Zero to hero

The XP Zero electric motorcycle is a cyberpunk dream made real

Untitled Motorcycles’ latest creation is a custom build using Zero SR/F components.

Aaron Brimhall

It seems like not a week goes by without a new eye-catching, wallet-worrying, daydream-inspiring electric motorcycle capturing our attention and our hearts. Last week it was the Verge TS that had our jaws cleaning the carpets and our pulses racing. This week it’s a custom build from Untitled Motorcycles called the XP Zero that’s based on another of our dream bikes: the Zero SR/F.

Untitled Motorcycles has workshops in London and San Francisco and specializes in custom builds, of which it’s done over 100 to date for private clients and big-name brands alike. The XP Zero — or UMC-063 XP Zero to use its full name — started when Zero invited Untitled to see what it could do with the Zero SR/F’s platform. The results, as you can see here, are the stuff of childhood- and adult-dreams alike.

What if gas never existed? — Being fully electric, the XP Zero has no need for a fuel tank, inlet or outlet manifolds, or many of the other trappings of combustion-engined two-wheelers. That means co-founder and design director Hugo Eccles and his team could have free rein with the body, beyond ensuring it was actually rideable. Eccle’s says it’s an imagining of what a motorcycle might look like if combustion ones had never existed.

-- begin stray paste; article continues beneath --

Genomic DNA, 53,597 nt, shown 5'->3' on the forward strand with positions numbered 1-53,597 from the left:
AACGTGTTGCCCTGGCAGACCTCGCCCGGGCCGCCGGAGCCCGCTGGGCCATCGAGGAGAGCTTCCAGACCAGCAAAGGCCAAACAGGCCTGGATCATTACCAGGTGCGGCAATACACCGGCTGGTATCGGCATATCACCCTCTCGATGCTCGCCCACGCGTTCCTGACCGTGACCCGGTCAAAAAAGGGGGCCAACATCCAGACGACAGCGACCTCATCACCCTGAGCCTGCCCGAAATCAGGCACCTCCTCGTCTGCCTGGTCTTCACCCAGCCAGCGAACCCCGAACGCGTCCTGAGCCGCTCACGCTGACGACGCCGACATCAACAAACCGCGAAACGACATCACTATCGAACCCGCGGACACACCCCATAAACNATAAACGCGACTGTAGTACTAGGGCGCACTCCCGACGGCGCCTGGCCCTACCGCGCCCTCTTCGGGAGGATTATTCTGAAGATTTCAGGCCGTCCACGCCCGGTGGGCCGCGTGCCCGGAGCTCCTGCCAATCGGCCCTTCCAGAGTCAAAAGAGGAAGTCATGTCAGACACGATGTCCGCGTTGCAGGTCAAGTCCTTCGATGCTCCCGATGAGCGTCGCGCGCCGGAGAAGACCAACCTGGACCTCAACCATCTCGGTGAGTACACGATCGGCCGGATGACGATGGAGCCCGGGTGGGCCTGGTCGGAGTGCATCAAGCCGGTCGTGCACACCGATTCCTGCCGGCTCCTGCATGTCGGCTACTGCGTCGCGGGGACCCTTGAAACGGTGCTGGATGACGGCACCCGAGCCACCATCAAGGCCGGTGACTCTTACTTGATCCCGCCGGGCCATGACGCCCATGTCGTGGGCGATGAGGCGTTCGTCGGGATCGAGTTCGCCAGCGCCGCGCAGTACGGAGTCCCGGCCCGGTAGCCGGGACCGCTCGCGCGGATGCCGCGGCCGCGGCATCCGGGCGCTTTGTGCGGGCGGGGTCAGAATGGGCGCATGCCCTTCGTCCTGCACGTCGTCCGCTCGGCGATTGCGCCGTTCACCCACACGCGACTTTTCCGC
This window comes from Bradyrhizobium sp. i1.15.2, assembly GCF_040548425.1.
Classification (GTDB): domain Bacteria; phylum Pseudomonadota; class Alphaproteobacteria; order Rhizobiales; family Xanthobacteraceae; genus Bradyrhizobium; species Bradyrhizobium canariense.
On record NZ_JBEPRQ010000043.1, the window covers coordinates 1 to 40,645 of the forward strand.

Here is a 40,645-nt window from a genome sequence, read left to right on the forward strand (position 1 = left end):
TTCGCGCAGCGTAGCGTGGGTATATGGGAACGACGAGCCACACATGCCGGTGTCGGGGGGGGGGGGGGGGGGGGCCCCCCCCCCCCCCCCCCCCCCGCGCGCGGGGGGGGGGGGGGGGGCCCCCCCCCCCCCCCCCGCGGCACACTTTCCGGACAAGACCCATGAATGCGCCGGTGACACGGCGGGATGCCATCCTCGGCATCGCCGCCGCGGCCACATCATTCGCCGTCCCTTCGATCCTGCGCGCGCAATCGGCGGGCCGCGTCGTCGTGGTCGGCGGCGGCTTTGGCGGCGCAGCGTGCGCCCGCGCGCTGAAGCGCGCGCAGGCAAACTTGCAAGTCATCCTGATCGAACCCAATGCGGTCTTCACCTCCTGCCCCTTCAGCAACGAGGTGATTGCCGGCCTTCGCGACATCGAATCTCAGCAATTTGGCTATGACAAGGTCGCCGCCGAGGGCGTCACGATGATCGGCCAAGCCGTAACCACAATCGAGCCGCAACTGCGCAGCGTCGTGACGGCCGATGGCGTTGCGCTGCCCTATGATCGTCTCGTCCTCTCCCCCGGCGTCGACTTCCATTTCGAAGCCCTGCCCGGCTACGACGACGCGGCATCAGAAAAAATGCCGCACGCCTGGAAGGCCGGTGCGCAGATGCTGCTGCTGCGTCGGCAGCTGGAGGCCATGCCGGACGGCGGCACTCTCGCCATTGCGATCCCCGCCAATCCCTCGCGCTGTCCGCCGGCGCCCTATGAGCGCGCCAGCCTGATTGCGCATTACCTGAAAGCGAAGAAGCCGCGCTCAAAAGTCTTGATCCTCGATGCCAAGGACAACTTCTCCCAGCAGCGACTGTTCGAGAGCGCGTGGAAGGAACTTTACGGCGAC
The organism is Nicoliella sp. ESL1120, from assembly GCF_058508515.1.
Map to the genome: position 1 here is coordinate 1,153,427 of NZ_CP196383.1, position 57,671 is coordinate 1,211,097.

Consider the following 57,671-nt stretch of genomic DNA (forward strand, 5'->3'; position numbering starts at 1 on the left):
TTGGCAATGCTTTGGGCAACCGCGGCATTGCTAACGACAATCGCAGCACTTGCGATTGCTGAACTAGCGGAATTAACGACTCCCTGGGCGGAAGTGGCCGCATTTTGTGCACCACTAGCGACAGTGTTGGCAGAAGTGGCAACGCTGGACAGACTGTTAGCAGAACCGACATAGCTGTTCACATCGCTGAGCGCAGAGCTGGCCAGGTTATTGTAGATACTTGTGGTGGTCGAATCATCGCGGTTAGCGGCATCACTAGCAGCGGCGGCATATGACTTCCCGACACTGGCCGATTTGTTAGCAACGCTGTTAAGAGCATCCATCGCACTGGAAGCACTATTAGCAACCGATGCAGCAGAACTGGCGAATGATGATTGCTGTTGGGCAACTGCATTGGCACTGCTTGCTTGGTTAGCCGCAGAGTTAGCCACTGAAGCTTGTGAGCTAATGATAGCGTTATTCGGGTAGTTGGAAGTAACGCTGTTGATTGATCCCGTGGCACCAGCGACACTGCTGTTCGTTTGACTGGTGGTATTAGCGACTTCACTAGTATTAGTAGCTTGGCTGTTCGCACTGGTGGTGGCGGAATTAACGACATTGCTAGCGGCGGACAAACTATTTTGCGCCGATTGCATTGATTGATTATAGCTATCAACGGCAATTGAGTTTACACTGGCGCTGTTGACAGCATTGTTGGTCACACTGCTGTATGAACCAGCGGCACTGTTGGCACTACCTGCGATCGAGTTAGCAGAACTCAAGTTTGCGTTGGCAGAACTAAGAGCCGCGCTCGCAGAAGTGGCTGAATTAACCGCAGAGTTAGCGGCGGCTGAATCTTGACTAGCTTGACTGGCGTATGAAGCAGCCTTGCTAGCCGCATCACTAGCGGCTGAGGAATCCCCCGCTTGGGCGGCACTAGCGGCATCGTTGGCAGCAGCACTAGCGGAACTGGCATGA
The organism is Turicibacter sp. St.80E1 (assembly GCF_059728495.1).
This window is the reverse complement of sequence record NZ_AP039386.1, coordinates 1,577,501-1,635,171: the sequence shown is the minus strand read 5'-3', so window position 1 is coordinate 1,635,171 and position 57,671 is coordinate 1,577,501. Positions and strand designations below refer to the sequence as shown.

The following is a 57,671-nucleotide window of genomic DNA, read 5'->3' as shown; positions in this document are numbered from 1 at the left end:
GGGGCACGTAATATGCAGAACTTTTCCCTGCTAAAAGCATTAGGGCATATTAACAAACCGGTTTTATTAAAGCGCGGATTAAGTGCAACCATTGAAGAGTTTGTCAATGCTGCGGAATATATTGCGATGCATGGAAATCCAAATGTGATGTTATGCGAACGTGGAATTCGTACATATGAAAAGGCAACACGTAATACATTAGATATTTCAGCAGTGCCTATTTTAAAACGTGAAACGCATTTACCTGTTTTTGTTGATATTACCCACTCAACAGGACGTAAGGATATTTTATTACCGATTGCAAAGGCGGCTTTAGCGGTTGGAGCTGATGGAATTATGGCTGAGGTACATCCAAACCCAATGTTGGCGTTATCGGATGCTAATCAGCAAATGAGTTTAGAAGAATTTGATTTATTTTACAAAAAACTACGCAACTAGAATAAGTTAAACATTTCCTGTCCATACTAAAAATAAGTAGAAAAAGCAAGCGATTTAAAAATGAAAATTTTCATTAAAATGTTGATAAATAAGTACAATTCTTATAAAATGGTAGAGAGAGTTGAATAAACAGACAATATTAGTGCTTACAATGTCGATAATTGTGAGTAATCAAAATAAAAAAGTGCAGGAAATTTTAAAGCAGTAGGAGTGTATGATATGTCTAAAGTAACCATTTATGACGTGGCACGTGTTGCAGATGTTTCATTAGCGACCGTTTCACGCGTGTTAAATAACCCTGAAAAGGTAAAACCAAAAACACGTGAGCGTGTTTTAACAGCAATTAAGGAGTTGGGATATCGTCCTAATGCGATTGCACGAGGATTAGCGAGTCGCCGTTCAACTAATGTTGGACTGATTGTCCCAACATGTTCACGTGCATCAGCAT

The future doesn't need a fuel tank.Hugo Eccles / Untitled Motorcycles

Most of the exterior consists of custom CNC machined panels and there’s illumination aplenty. A pair of potent LED headlights are discreetly tucked beneath painted aluminum winglets. Those winglets have translucent leading edges with strips of amber LEDs inside that serve as indicators. Similar LED strips appear in the fork covers, heel guards, and under the seat / tail above the rear shock absorber. The tail’s LED strips serve as regular rear lights, brake lights, and indicators.

A five-way joystick next to the left handlebar grip operates the XP Zero’s digital display, which is an essential piece of kit. Though it’s possible to eke out around 160 miles to a charge around town, were you to barrel down the highway at the top speed of 124 MPH (a speed the XP Zero can reach from a standstill in approximately 7 seconds) you’d need to top up the batteries again after 80 miles. But don’t do that. That would be very reckless indeed.

Unmistakably electric — The XP Zero has no clutch, because it doesn’t need one of course, and the transparent top surface serves the dual purpose of housing the information display and letting the rider see the electric powertrain beneath. “From the outset, I knew that I didn’t want to hide the powertrain behind a fairing,” Eccles says. “I wanted to unapologetically celebrate the electric character of this motorcycle.”

But the XP Zero isn’t just an exercise in futurism and head-turning design for the sake of impressing electric motorcycle fans or converting fans of the more conventional. While it's never going to be mass-produced, if you want one, Untitled will build an XP Zero for you, so it's no gimmick. “This isn’t about novelty for novelty’s sake, or some nostalgic idea of the future,” Eccles explains. “The goal is to celebrate this unique riding experience through an entirely new function-led aesthetic. If the XP looks futuristic, it’s because electric motorcycles are the future.”

We can’t argue with that.